Too Much Of A Good Thing



UNITED STATES—It was probably the extra chill this last winter that made some deciduous fruit trees bloom more profusely early in spring than they typically do. Unusually busy bees in some regions improved pollination and subsequent fruit set, although some was dislodged by late rain. The sudden warmth this last spring not only improved the flavor of fruit, but also made some grow larger than typical.

More and better fruit is usually what those who grow fruit strive for. The problem with some trees now is excess. After pruning our fruit trees every winter for a few years, we get to know how much to prune them to maximize productions without overloading the trees. When the trees produce more than expected, they may not be able to support the weight of their own fruit.

Many plum and peach trees have already dropped limbs that were overburdened with the weight of fruit. Nectarine, apricot, pluto(and aprium, plumcot and all those weird hybrids), and prune trees can potentially drop limbs as well. Even without breaking, heavy limbs can get disfigured simply by sagging downward. Broken or sagging limbs expose inner bark to sun scald.

Broken limbs obviously can not be salvaged, so can only be removed. They should be cut cleanly away without leaving stubs. Sagging limbs can be propped with notched stakes tucked under side branches that will keep them from sliding upward. The notches keep such stakes from sliding off to either side. Much of the excessive fruit can be removed from severely sagging limbs. However, if the fruit is so ripe that it will not be getting any heavier, there is no advantage to removal.

Formerly shaded bark that suddenly becomes exposed to direct sunlight should be shaded. If partly shaded though much of the day, it should be safe. If expected to be shaded next year by new growth, bark can be protected temporarily with duct tape or stapled cardboard, or even foliated bits of the limb that broke, tied over the bark. Light colored paint is unsightly, but can be applied to reflect sunlight from bark that is expected to remain exposed permanently.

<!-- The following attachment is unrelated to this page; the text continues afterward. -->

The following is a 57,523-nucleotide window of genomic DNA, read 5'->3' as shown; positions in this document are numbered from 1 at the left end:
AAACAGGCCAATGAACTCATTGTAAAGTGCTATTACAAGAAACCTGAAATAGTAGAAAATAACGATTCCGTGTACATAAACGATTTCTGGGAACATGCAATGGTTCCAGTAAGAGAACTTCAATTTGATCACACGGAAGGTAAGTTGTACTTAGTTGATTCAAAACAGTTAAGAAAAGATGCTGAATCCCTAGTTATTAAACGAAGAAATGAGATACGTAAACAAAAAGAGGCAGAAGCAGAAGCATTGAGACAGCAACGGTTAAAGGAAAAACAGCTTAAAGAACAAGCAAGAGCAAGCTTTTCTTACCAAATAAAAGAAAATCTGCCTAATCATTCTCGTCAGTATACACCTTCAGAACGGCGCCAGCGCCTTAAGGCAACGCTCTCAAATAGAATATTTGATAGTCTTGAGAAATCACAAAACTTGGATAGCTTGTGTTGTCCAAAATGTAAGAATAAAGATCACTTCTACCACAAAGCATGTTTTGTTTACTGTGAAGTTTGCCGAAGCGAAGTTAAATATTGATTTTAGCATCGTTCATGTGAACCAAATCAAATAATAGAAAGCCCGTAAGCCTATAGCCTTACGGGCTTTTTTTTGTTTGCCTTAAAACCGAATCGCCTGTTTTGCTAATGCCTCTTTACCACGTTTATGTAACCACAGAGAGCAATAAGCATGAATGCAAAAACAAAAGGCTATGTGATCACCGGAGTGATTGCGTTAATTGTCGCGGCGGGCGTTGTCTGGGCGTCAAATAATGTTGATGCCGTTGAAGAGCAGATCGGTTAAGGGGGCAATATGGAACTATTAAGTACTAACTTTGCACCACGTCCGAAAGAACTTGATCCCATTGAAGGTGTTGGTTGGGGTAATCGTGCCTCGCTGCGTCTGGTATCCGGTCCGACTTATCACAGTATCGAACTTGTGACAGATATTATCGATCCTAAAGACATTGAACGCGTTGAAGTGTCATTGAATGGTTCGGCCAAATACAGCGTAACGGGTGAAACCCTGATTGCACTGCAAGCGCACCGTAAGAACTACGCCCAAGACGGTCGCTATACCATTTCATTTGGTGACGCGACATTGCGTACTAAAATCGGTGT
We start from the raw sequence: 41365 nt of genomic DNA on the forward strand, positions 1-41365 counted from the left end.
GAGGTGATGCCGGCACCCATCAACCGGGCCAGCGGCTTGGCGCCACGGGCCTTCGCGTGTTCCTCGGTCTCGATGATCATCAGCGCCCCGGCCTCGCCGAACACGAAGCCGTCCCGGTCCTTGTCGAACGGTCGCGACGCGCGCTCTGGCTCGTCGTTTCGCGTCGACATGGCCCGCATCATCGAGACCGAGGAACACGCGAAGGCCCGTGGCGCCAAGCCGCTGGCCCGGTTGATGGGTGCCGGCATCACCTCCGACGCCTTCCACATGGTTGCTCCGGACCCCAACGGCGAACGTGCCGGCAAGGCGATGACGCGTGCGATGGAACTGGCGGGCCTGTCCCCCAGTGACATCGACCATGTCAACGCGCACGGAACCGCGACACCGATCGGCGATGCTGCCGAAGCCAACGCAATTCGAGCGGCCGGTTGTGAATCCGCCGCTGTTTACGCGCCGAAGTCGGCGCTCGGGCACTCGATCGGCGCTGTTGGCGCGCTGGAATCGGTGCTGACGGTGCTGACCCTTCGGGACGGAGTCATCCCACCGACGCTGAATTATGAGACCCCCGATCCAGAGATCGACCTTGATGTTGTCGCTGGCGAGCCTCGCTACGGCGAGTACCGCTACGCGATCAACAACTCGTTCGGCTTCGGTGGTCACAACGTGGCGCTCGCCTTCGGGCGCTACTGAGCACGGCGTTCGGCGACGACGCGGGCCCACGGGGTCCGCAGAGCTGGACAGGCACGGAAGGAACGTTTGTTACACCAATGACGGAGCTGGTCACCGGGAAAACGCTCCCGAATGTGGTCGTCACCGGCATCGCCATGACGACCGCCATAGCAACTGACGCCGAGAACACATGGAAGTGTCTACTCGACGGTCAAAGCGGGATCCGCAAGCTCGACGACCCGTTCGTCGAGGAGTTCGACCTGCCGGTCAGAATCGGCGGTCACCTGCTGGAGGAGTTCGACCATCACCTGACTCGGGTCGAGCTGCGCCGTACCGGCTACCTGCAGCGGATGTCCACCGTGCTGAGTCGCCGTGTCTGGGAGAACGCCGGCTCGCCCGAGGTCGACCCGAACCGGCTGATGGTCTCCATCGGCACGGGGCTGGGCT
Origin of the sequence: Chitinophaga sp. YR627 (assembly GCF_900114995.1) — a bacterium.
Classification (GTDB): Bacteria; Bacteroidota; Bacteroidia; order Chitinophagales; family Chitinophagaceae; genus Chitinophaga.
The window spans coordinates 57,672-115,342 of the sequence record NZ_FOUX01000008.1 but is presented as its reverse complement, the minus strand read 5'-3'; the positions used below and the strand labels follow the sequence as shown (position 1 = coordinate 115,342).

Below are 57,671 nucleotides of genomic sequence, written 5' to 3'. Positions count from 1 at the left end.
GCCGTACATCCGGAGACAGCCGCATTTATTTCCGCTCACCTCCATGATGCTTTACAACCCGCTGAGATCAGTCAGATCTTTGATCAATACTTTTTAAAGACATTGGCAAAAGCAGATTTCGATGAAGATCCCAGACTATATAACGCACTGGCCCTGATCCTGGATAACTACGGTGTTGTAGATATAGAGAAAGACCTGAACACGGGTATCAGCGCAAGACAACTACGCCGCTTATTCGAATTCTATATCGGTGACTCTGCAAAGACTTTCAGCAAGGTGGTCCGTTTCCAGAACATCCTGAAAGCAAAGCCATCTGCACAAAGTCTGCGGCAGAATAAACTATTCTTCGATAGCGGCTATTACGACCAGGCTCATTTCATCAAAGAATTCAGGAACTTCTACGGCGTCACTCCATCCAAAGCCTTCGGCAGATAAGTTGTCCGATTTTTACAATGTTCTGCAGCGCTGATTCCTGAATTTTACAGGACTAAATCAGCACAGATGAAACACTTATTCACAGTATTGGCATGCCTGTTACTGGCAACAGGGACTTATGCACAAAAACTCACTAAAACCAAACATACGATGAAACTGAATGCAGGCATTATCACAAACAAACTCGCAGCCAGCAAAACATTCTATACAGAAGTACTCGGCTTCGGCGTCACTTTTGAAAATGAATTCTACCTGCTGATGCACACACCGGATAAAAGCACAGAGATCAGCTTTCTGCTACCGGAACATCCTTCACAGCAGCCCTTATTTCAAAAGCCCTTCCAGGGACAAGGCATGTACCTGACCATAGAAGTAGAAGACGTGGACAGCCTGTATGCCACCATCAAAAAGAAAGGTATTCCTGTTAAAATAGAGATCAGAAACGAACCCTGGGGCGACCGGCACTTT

Excessive weight is not only a problem for fruit trees. Some sweetgum, fruitless mulberry and old fashioned Chinese elm trees can produce so much healthy foliage that limbs hang lower than they should. Some shade trees can even drop limbs ‘very’ unexpectedly, when the weather is warm and humid, but without wind.

Highlight: Chinese elm

Since the Dutch Elm Disease (DED) epidemic that killed so many old and stately American elm trees so many years ago, the old fashioned Chinese elm, Ulmus parvifolia, has been unavailable in nurseries. That is why there are only old and middle aged trees, and maybe a few feral seed grown trees. Chinese elm is not bothered much by the disease, but is a vector. ‘Drake’ is a modern DED resistant cultivar, but it has a very different personality, with a more upright and symmetrical structure.

The elegantly lanky trunk and main limbs can be quite curvacious, with distinctively blotched gray and tan bark. The deciduous foliage can be messy in autumn as it falls slowly and may linger through December. The neatly serrate leaves are only about an inch or two long, and half as wide. Mature trees can be more than fifty feet tall.

By Tony Tomeo